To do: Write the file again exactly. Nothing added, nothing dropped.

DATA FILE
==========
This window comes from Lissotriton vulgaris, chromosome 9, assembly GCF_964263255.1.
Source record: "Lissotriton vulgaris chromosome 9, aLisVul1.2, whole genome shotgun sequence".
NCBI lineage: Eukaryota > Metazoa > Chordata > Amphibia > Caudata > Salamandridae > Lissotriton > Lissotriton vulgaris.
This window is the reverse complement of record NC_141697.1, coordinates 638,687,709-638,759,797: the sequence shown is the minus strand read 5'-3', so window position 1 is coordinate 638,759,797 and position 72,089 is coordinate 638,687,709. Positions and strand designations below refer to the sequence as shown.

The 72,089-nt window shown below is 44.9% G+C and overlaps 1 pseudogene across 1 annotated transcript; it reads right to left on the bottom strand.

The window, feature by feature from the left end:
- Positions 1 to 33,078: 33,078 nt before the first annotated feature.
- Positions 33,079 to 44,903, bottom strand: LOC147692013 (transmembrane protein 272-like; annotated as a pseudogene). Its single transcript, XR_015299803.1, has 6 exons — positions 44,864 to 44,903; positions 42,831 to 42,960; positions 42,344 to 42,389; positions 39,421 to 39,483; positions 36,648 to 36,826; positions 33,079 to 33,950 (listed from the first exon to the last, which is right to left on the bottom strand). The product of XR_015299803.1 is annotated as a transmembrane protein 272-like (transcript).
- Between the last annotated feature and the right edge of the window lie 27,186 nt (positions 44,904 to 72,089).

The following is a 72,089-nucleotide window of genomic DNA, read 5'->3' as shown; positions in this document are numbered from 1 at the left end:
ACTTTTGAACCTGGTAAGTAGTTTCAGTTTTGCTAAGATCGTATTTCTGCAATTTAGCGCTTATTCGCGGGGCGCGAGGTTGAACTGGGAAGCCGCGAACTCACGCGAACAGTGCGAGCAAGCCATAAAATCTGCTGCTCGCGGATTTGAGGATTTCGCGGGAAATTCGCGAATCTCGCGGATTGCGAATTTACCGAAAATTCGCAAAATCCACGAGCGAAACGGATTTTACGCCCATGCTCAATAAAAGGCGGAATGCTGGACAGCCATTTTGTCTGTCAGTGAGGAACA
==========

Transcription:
This window comes from Lissotriton vulgaris, chromosome 9, assembly GCF_964263255.1.
Source record: "Lissotriton vulgaris chromosome 9, aLisVul1.2, whole genome shotgun sequence".
NCBI lineage: Eukaryota > Metazoa > Chordata > Amphibia > Caudata > Salamandridae > Lissotriton > Lissotriton vulgaris.
This window is the reverse complement of record NC_141697.1, coordinates 638,687,709-638,759,797: the sequence shown is the minus strand read 5'-3', so window position 1 is coordinate 638,759,797 and position 72,089 is coordinate 638,687,709. Positions and strand designations below refer to the sequence as shown.

The 72,089-nt window shown below is 44.9% G+C and overlaps 1 pseudogene across 1 annotated transcript; it reads right to left on the bottom strand.

The window, feature by feature from the left end:
- Positions 1 to 33,078: 33,078 nt before the first annotated feature.
- Positions 33,079 to 44,903, bottom strand: LOC147692013 (transmembrane protein 272-like; annotated as a pseudogene). Its single transcript, XR_015299803.1, has 6 exons — positions 44,864 to 44,903; positions 42,831 to 42,960; positions 42,344 to 42,389; positions 39,421 to 39,483; positions 36,648 to 36,826; positions 33,079 to 33,950 (listed from the first exon to the last, which is right to left on the bottom strand). The product of XR_015299803.1 is annotated as a transmembrane protein 272-like (transcript).
- Between the last annotated feature and the right edge of the window lie 27,186 nt (positions 44,904 to 72,089).

The following is a 72,089-nucleotide window of genomic DNA, read 5'->3' as shown; positions in this document are numbered from 1 at the left end:
ACTTTTGAACCTGGTAAGTAGTTTCAGTTTTGCTAAGATCGTATTTCTGCAATTTAGCGCTTATTCGCGGGGCGCGAGGTTGAACTGGGAAGCCGCGAACTCACGCGAACAGTGCGAGCAAGCCATAAAATCTGCTGCTCGCGGATTTGAGGATTTCGCGGGAAATTCGCGAATCTCGCGGATTGCGAATTTACCGAAAATTCGCAAAATCCACGAGCGAAACGGATTTTACGCCCATGCTCAATAAAAGGCGGAATGCTGGACAGCCATTTTGTCTGTCAGTGAGGAACA